The Rolling Stones — from left, Mick Jagger, Charlie Watts and Keith Richards — perform at Maryland’s FedEx Field on Wednesday. (Matt McClain/The Washington Post)
Pop music critic

At the Rolling Stones concert, there’s something poetic about the heat index hitting 92 at dusk. But if you don’t believe in weather-as-divine-metaphor, just know that the 21st century was well underway at Maryland’s FedEx Field on Wednesday night, and this band sounded alive. Not “still alive” — a phrase that can feel patronizing and rah-rah — but totally alive, completely present, sweating out songs in real time, elegantly pushing rude noises into an unknowable future.

This wasn’t a band of survivors reenacting their once-greatness. This was the greatness.

What was happening up there? The Stones haven’t sounded this sharp, this tight, this spirited or this centered in more than a decade — and Mick Jagger having a piece of his heart surgically replaced just a few months ago probably has everything to do with it. Suddenly, a band that had spent the past 40 years refusing to die was reminded that its principals most certainly will. For the rest of us, the group’s invincibility myth seems to have finally collapsed under a more universal truth: The only reason life has meaning is because it ends.

Before all that, it had been wild watching our heroes grow old in their immortality. If 1989 marks the year that people officially began wondering whether their favorite rock group should have an expiration date, that means today’s Rolling Stones — Jagger, 75, Keith Richards, 75, Charlie Watts, 78, Ronnie Wood, 72 — have been “old” for longer than they were “young.”

And while it’s been fun listening to fearless old men play the music of fearless young men, we’re past that now. To hear the Rolling Stones perform in 2019 is to hear a gang of sages share a profound knowledge of their own bodies, as well as a consummate awareness of one another’s. As musicians, they’re communicating on the highest frequencies. Instead of mental telepathy, it’s physical telepathy.


Ronnie Wood, left, and Mick Jagger. (Matt McClain/The Washington Post)

Just look at Jagger cut across that stage, strutting and smooth, like a rooster imitating a shark. On Wednesday night, he appeared ready to prance off into the void, but his feet were always tethered to whatever Watts was up to on the snare.

And every time Jagger sang, it was as if he were trying to push the entire world out of his mouth. There was no skimping, no corner-cutting — from the hungry shouts of “Jumpin’ Jack Flash” and “Satisfaction” to the ghostly falsettos of “Miss You” and “Gimme Shelter.”

As for the rest of his body, it performed so much more than sexy air traffic control. He was leading by example in a nonverbal, nonstop way. Look, Jagger said with his swirling hips and punching fists, this is what music can do to you.

Watts acted as the band’s center of gravity, pushing and pulling on space-time in a way that gave the music its nastiness and its dignity. During “Midnight Rambler,” the rest of his body seemed to freeze whenever his left hand slapped down on the snare — as if this gesture needed the entirety of his attention, as if time itself might break apart were he to become a little too careless about it.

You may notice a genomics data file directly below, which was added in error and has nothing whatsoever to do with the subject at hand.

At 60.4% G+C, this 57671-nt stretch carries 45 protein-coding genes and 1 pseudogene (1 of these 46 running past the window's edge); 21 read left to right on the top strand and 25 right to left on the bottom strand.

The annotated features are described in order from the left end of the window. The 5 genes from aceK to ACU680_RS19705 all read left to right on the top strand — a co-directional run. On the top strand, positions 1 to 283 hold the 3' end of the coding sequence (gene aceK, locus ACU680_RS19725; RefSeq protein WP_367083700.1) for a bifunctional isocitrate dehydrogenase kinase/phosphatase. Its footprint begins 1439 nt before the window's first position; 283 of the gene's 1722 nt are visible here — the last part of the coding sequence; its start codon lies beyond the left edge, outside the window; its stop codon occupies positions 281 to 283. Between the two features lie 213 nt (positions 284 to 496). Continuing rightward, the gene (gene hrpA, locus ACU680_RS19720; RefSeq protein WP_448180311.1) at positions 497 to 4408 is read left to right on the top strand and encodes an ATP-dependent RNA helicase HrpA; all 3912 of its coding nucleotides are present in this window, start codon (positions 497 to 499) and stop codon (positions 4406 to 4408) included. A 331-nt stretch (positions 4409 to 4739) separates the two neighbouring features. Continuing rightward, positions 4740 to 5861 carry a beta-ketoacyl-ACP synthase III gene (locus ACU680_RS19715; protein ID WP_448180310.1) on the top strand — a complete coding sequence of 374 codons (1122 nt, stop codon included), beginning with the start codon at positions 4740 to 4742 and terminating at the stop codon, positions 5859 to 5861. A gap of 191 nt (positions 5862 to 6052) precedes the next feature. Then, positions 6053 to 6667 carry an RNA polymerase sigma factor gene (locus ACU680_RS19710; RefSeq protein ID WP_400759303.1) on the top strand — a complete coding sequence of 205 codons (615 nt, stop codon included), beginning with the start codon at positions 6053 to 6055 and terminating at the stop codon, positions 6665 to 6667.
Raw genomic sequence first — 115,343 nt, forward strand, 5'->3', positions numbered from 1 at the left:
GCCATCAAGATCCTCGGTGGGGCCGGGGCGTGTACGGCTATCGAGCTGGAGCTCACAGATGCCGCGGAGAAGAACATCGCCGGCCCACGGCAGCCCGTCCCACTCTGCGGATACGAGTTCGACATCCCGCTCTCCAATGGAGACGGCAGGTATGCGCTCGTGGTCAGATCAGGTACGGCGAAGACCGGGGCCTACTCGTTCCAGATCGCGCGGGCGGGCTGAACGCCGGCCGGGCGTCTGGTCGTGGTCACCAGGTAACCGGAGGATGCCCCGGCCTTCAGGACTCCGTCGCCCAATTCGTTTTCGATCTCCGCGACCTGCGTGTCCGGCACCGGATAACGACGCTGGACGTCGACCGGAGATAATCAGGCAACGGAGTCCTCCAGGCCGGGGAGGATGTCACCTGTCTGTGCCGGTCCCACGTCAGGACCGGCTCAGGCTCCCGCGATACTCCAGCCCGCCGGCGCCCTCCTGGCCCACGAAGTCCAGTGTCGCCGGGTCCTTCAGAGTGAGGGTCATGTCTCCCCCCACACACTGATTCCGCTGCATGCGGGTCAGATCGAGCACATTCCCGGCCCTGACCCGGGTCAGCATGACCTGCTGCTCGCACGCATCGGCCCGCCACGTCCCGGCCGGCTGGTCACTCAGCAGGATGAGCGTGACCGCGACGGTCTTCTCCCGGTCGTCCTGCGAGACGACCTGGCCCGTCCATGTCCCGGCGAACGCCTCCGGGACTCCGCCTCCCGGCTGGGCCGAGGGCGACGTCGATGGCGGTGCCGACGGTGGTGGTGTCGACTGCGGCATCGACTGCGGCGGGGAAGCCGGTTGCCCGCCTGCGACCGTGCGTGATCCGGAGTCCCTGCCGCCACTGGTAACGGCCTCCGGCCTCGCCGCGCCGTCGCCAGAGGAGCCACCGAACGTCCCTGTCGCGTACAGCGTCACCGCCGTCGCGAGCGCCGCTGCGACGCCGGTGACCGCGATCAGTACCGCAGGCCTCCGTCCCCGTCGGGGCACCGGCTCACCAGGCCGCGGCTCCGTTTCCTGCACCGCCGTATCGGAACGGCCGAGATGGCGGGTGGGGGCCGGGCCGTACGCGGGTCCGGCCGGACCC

And that gave Richards tacit permission to be as careless as the moment demanded. As a guitarist, he’s unmatched when it comes to making something terribly wrong sound exactly right, and he did so many crude things to those delicate guitar strings, making his riffs sound like horn sections and crashing jets.


Mick Jagger, Keith Richards and Charlie Watts. (Matt McClain/The Washington Post)

He and co-guitarist Wood spent the night practicing a style that Richards calls “weaving,” but during “Rocks Off” and “Sympathy for the Devil,” Wood was weaving with silk while Richards was using rebar.

The only reason the tapestry held together was because everyone was locked in with Watts. In Richards’s 2010 memoir, “Life,” he traces all of his band’s deepest magic back to the human body, describing the genius of Watts as “something to do with the way Charlie’s limbs are constructed.”

So physical telepathy then. The drummer’s arms were speaking to the frontman’s feet and the guitarists’ fingertips, and it all sounded hyper-attentive, and ultra-vivid, and as real as real life. Maybe that was the message. Listening is living — and tonight, that’s what we were all here to do. Jagger didn’t mention his surgery. Nobody mentioned the fact that it was the 50th anniversary of the drowning of the band’s founding guitarist, Brian Jones. Death felt very far away.

At least until Richards elbowed his way into “Start Me Up,” a tune in which Jagger’s promise to “never stop” means something new each time he sings it. It used to be a song about living forever. Now it’s a song about living like you deserve to.